"We chose to use paper patients so we could focus on the tools. Often, when we have actual patients, we spend so much time focusing on them because they are looking back at us," said Mary Sparks, a nurse consultant for the CC deputy director for clinical care. "Today's training is about getting more familiar with technology that we use during emergencies but may not use in our daily practice." Sparks explained that these tools include hand held radios, video telephones, and software program for electric medical records. "Technology is supposed to help us work more efficiently," added Sparks, "but the only way that can happen is with practice."
The drills are an annual occurrence as part of the Bethesda Hospitals Emergency Preparedness Partnership between Walter Reed National Military Medical Center, the NIH CC, Suburban Hospital, and the National Library of Medicine. The partnership was formalized in 2004. Through these exercises, the organizations get the chance to cross-train, teambuild, and strengthen collaborative readiness in the National Capital Area.
A key part of this readiness is leveraging resources, explained Sparks. In fact, the partnership was recently recognized with an HHSinnovates award for a technology the team developed to electronically track transfer patients during disasters. The technology will be used by the partnership facilities, but is also an exportable model that can be deployed and tailored to work in other medical settings.
Editor's note: Read more about the HHSinnovates award.
|The award-winning system is tested during the annual Bethesda Hospitals' Emergency Preparedness Partnership disaster drill pictured above.|
The Clinical Center, the National Library of Medicine, and their partners in the Bethesda Hospitals' Emergency Preparedness Partnership (BHEPP) won a coveted HHSinnovates award for developing a suite of tools to help hospitals manage the surge of patients during a disaster.
The portable, electronic system provides real-time information on the number of incoming patients, the severity of their injuries, and their location within the hospital so key personnel can quickly make strategic decisions about patient care and safely share information when patients are moved from one hospital to another.
"This award is evidence of the NIH commitment to collaborative innovation that will have broad application for the betterment of patient care and human health," said CC Director Dr. John I. Gallin.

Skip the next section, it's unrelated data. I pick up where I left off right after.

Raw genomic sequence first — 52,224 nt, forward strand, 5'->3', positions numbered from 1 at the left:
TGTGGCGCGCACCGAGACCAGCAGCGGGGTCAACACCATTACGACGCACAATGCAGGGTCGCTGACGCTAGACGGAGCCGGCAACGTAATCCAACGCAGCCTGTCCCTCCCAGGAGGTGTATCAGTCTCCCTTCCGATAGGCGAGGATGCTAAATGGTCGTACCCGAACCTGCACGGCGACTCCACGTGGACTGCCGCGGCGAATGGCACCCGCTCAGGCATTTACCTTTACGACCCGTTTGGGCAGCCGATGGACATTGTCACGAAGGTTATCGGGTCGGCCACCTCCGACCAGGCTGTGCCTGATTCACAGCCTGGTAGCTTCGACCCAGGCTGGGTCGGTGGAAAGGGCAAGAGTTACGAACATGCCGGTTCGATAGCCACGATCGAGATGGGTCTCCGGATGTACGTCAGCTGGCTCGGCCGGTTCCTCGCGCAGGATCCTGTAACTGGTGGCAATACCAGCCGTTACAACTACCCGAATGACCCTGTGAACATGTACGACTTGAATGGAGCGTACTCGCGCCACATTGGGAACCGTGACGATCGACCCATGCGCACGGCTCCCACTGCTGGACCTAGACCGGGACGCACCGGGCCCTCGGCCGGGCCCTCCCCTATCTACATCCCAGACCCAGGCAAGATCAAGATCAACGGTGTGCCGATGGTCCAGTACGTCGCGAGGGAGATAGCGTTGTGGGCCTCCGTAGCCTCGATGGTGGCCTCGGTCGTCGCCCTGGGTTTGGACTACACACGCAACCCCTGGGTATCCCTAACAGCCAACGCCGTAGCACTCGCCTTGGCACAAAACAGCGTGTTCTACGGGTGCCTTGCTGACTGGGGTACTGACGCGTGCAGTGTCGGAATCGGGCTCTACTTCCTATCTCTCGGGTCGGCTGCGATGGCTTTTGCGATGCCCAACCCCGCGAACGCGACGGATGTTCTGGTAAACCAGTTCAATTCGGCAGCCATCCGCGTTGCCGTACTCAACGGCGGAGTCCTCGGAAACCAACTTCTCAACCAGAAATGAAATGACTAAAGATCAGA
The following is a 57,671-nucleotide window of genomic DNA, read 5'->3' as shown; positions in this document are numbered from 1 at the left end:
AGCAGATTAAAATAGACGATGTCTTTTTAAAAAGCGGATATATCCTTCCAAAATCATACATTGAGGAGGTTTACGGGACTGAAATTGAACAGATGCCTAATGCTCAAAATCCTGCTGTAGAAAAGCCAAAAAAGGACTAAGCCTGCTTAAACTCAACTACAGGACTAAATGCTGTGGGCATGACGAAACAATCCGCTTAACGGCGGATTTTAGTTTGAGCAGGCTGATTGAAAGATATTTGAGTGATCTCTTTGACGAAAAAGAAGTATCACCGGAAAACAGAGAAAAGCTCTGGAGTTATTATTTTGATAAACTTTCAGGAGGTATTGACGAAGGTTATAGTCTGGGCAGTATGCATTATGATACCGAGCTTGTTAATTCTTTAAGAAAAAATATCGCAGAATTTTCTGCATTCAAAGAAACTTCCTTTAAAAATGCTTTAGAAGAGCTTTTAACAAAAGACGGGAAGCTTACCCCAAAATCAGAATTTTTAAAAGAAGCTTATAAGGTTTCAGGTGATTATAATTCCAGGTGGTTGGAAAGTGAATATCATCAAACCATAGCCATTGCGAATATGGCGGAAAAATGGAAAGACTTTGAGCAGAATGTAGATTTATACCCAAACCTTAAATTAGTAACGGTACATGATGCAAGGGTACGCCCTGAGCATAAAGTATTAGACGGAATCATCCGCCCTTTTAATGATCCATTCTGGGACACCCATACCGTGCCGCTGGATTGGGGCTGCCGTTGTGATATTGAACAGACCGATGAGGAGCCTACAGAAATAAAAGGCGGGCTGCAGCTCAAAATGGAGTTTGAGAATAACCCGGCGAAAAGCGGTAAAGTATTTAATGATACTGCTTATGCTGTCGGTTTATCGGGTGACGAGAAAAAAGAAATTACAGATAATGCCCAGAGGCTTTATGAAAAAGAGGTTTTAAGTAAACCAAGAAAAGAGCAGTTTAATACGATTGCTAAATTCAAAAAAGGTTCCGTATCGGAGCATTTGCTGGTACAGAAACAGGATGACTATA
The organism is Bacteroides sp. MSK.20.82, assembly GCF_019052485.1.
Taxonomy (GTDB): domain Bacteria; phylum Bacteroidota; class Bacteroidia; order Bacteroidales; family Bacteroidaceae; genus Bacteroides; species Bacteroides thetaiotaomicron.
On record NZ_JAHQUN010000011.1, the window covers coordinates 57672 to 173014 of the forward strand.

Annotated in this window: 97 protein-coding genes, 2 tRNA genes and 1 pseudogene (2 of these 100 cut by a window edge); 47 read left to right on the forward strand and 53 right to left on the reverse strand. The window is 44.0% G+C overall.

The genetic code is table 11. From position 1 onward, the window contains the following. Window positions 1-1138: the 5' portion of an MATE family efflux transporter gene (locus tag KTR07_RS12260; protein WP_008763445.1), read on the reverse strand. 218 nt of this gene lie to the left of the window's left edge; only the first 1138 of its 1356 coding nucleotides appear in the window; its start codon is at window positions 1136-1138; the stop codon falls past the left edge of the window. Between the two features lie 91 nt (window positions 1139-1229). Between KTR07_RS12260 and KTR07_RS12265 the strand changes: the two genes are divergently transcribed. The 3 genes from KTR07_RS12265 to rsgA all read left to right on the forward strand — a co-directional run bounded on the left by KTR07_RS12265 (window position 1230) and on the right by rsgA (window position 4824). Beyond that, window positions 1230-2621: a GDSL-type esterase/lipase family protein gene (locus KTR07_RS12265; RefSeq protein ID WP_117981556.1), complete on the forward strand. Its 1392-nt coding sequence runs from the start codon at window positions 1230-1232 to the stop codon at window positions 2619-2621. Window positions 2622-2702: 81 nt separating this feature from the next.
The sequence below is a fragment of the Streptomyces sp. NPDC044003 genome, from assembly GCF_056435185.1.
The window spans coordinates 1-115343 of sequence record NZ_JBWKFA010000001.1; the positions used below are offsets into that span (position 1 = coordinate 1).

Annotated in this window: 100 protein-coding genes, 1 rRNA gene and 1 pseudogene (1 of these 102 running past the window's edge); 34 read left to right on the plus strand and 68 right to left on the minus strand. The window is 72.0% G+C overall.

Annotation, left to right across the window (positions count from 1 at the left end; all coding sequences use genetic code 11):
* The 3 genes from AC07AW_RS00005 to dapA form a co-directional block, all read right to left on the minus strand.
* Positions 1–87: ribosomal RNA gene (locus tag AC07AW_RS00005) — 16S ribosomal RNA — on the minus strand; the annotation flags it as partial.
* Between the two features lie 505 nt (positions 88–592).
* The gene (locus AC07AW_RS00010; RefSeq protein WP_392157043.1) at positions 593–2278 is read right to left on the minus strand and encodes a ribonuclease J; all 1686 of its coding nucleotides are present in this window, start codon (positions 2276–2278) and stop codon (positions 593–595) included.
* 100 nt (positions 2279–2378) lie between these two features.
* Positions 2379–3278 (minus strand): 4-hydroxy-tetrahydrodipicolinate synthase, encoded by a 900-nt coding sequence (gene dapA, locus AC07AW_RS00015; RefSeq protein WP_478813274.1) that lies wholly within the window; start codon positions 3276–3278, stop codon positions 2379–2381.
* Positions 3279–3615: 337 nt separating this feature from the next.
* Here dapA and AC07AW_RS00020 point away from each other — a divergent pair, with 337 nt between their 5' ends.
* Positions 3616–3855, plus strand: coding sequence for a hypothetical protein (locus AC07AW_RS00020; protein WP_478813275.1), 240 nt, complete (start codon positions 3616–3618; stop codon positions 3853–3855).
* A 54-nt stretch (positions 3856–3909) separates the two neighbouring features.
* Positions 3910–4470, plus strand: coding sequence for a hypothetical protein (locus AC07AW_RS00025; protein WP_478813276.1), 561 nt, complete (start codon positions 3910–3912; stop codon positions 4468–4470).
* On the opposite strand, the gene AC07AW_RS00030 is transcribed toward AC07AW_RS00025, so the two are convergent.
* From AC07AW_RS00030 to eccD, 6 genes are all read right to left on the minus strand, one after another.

US Health and Human Services Secretary Kathleen Sebelius named the Patient Tracking and Locating System as a "Secretary's Pick" in the latest HHSinnovates awards announced March 30. The system was conceived and developed by the NLM. It was tested during disaster drills by the public-private BHEPP: the CC, the NLM, and the Walter Reed National Military Medical Center, and Suburban Hospital Johns Hopkins Medicine.
"The Clinical Center and our BHEPP colleagues truly are honored to receive this award. One of the central goals when the partnership was formed some six years ago was to develop an exportable model for managing patient care during disaster situations," said Laura Lee, special assistant to the CC deputy director for clinical care and CC BHEPP lead. "I know that the partnership team is thrilled that our collective efforts have resulted in an innovation that can be deployed throughout the broader health care community – both in the United States and globally."
The BHEPP's mission is to develop a coordinated response to disasters that could serve as a model for hospitals in communities across the country. The Patient Tracking and Locating System is one of several disaster management tools developed and studied as part of the BHEPP.
The NLM's Patient Tracking and Location System includes:
- a digital pen that captures patient information on paper and electronically
- software that allows data from the pen and tracking system to be collected, stored, and shared electronically
- an application to securely transfer parts of a patient's record from one hospital to another
- a real-time location system that uses infrared and radio-frequency to track the locations of patients from the time they arrive at a hospital until the time they leave the facility
|Barcode technology is one patient safety intervention CC staff use to verify patient identity.
The Clinical Center is committed to ensuring that all patients experience safe and high quality care and has implemented strategies in three key areas to improve patient safety throughout America's research hospital, including:
Preventing patient falls